• Does my plan cover my transportation and lodging expenses during my transplant care?
  • Does my current insurance require enrollment in Medicare when eligible?
  • Does my insurance follow Medicare Coordination of Benefits guidelines?
  • How will my current coverage change after enrolling in Medicare? Will my plan become a supplemental or secondary plan?

If your plan is a Medicare supplement, ask questions including:

  • Does my plan follow Medicare guidelines?
  • Does my plan cover Medicare Parts A and B deductible and coinsurance?
  • Does my plan have a preexisting or waiting period clause? If so, what is the time frame?
  • Does my plan offer an option for Medicare Part D coverage?

Other expenses

Please plan for other expenses that may occur related to your transplant, which may include follow-up medical appointments, long-term medications, caregiver expenses, travel, parking, lodging and other expenses.

For international patients

Mayo Clinic has dedicated international patient account representatives who can assist you with questions regarding your costs and insurance. Read more about international financial services.

Case managers

Mayo Clinic financial staff will work closely with your case managers from your insurance company. Your case manager, who is assigned to you, is available to answer questions and calls related to your insurance costs.

More information about billing and insurance:

Mayo Clinic in Arizona, Florida and Minnesota

Mayo Clinic Health System

May 03, 2022
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  2. Kidney. UNOS Transplant Living. https://transplantliving.org/kidney/. Accessed August 13, 2021.
  3. Feehally J, et al., eds. Kidney transplantation surgery. In: Comprehensive Clinical Nephrology. 6th ed. Elsevier; 2019. https://www.clinicalkey.com. Accessed Aug. 16, 2021.
  4. Matching donors and recipients. Health Resources & Services Administration. https://www.organdonor.gov/about/process/matching.html. Accessed April 28, 2019.
  5. Yu ASL, et al., eds. Clinical management of the adult kidney transplant recipient. In: Brenner & Rector's The Kidney. 11th ed. Elsevier; 2020. https://www.clinicalkey.com. Accessed Aug. 16, 2021.
  6. Klein CL, et al. ABO incompatibility in kidney transplantation. https://www.uptodate.com/contents/search. Accessed April 28, 2019.
  7. Hart A., et al. OPTN/SRTR 2019 annual data report: Kidney. American Journal of Transplantation. 2021; doi:10.1111/ajt.16502.
  8. After the transplant: Frequently asked questions. UNOS Transplant Living. https://transplantliving.org/after-the-transplant/frequently-asked-questions/. Accessed Aug. 12, 2021.
  9. Rossi AP, et al. Evaluation of the potential renal transplant recipient. https://www.uptodate.com/contents/search. Accessed April 28, 2019.
  10. Huang E, et al. HLA desensitization in kidney transplantation. https://www.uptodate.com/contents/search. Accessed April 28, 2019.
  11. Chandraker A, et al. Overview of care of the adult kidney transplant recipient. https://www.uptodate.com/contents/search. Accessed April 28, 2019.
  12. Venkataraman V, et al. Dialysis issues prior to and after kidney transplantation. https://www.uptodate.com/contents/search. Accessed April 28, 2019.
  13. Rees L, et al. Overview of renal replacement therapy (RRT) for children with chronic kidney disease. https://www.uptodate.com/contents/search. Accessed April 28, 2019.
  14. Kidney disease: Causes. National Kidney Foundation. https://www.kidney.org/atoz/content/kidneydiscauses. Accessed April 28, 2019.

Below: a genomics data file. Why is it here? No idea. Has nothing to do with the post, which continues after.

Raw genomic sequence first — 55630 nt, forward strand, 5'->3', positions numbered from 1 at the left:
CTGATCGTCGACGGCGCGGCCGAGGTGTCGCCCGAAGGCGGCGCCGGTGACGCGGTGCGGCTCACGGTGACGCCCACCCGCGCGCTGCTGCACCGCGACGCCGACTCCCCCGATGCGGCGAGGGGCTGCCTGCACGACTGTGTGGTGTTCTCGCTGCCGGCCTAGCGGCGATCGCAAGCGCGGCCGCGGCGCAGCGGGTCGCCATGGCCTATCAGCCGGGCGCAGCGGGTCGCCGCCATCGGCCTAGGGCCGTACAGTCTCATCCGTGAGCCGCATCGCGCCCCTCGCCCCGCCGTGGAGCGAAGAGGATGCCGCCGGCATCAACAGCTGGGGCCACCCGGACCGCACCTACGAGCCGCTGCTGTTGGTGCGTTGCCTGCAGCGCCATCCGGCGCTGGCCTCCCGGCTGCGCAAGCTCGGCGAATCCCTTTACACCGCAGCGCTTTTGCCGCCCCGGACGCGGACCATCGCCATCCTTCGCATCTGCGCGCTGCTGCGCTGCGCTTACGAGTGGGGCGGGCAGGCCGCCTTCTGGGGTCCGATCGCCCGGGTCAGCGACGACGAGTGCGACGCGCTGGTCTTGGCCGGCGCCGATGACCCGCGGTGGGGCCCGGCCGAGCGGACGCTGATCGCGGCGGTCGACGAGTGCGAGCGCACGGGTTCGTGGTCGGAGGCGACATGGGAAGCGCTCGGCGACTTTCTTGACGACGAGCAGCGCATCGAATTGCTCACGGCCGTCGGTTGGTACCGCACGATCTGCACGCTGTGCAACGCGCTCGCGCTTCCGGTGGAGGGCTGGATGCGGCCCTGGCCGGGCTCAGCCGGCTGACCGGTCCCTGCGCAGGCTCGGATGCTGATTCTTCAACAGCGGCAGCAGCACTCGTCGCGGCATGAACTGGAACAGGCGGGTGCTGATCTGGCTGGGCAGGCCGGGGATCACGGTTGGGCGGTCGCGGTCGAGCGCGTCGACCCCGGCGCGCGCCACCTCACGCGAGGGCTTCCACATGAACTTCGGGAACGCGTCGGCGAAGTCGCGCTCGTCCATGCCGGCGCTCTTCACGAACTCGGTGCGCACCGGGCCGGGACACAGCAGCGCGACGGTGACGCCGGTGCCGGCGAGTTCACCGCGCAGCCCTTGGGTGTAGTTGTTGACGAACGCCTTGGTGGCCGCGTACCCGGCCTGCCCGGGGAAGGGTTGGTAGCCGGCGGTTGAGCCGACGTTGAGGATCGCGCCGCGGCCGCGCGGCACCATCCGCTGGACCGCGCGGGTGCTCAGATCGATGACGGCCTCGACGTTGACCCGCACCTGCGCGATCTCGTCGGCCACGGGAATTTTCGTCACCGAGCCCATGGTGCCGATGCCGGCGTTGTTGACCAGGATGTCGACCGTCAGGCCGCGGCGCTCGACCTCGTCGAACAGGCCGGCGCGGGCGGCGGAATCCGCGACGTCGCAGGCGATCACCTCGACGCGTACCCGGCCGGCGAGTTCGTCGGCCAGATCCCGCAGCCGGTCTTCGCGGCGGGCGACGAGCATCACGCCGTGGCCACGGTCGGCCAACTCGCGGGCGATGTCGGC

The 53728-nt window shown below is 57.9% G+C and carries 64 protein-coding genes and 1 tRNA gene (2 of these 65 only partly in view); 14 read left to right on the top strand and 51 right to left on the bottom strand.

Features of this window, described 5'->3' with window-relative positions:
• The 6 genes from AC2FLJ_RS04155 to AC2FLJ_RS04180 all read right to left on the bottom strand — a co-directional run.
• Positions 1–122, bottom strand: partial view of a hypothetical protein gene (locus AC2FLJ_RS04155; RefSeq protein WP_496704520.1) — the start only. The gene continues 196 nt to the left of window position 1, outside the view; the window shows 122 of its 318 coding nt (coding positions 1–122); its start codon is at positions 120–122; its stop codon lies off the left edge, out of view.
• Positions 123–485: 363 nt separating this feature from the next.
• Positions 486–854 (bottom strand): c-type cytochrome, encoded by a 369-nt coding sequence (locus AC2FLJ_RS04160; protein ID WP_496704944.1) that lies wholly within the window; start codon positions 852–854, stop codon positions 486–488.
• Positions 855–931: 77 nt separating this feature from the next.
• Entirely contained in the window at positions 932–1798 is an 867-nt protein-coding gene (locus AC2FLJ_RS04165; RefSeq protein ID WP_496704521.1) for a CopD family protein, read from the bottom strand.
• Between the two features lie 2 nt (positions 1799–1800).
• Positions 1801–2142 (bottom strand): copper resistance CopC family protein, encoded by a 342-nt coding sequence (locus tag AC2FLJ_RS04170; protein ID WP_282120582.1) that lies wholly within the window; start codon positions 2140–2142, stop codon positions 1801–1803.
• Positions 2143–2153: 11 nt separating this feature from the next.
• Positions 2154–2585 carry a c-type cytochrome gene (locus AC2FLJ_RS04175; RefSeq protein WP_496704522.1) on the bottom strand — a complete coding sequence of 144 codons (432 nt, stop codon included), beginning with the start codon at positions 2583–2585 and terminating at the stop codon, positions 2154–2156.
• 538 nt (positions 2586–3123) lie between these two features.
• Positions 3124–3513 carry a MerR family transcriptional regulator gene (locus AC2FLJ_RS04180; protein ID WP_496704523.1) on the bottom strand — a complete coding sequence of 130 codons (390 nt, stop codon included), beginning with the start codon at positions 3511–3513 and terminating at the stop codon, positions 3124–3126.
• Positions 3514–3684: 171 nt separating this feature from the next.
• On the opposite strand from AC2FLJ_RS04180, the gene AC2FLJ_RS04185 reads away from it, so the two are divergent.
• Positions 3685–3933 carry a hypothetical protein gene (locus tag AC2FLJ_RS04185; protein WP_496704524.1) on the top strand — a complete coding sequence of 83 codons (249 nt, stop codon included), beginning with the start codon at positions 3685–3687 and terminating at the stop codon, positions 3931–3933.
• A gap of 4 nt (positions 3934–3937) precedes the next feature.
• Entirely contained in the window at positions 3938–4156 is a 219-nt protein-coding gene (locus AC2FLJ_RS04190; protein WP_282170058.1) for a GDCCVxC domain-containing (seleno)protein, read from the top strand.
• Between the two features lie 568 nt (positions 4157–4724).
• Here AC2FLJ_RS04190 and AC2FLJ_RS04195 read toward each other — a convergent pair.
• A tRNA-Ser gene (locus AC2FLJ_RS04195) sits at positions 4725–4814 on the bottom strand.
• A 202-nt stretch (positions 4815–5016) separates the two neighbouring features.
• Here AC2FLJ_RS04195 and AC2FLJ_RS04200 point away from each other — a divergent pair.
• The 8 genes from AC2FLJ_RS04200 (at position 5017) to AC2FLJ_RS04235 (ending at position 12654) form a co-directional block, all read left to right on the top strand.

15. Dingli D (expert opinion). Mayo Clinic. May 11, 2019.
  16. The organ transplant process. organdonor.gov. https://www.organdonor.gov/about/process/transplant-process.html. Accessed April 28, 2019.
  17. Before the transplant: Frequently asked questions. UNOS Transplant Living. https://transplantliving.org/before-the-transplant/frequently-asked-questions/. Accessed Aug. 12, 2021.
  18. AskMayoExpert. Living donor nephrectomy (adult). Mayo Clinic; 2020.
  19. Living donation. UNOS. https://unos.org/transplant/living-donation/. Accessed Aug. 12, 2021.
  20. The kidney transplant waitlist — What you need to know. National Kidney Foundation. https://www.kidney.org/atoz/content/transplant-waitlist. Accessed April 28, 2019.
  21. Vella J. Risk factors for graft failure in kidney transplantation. https://www.uptodate.com/contents/search. Accessed April 28, 2019.
  22. Knechtle SJ, et al. Cancer in dialysis and transplant patients. In: Kidney Transplantation: Principles and Practice. 8th ed. Elsevier; 2020. https://www.clinicalkey.com. Accessed Aug. 17, 2021.
  23. Marks WH, et al. Safety and efficacy of eculizumab in the prevention of antibody-mediated rejection in living-donor kidney transplant recipients requiring desensitization therapy: A randomized trial. American Journal of Transplantation. 2019; doi:10.1111/ajt.15364.
  24. Kidney transplant. National Kidney Foundation. https://www.kidney.org/atoz/content/kidney-transplant. Accessed April 28, 2019.
  25. Paul S, et al. Kidney transplant program waitlisting rate as a metric to assess transplant access. American Journal of Transplantation. 2021; doi:10.1111/ajt.16277.
  26. General information on living donation. National Kidney Foundation. https://www.kidney.org/transplantation/livingdonors/general-information-living-donation. April 28, 2019.
  27. Orandi BJ, et al. Survival benefit with kidney transplants from HLA-incompatible live donors. New England Journal of Medicine. 2016; doi:10.1056/NEJMoa1508380.
  28. Organ Procurement Organization Reports. Scientific Registry of Transplant Recipients. https://www.srtr.org/reports/opo-specific-reports/. Accessed Aug. 17, 2021.
  29. Emotional aspects of waiting. UNOS Transplant Living. https://transplantliving.org/before-the-transplant/waiting-for-your-transplant/emotional-aspects-of-waiting/. Accessed Aug. 21, 2021.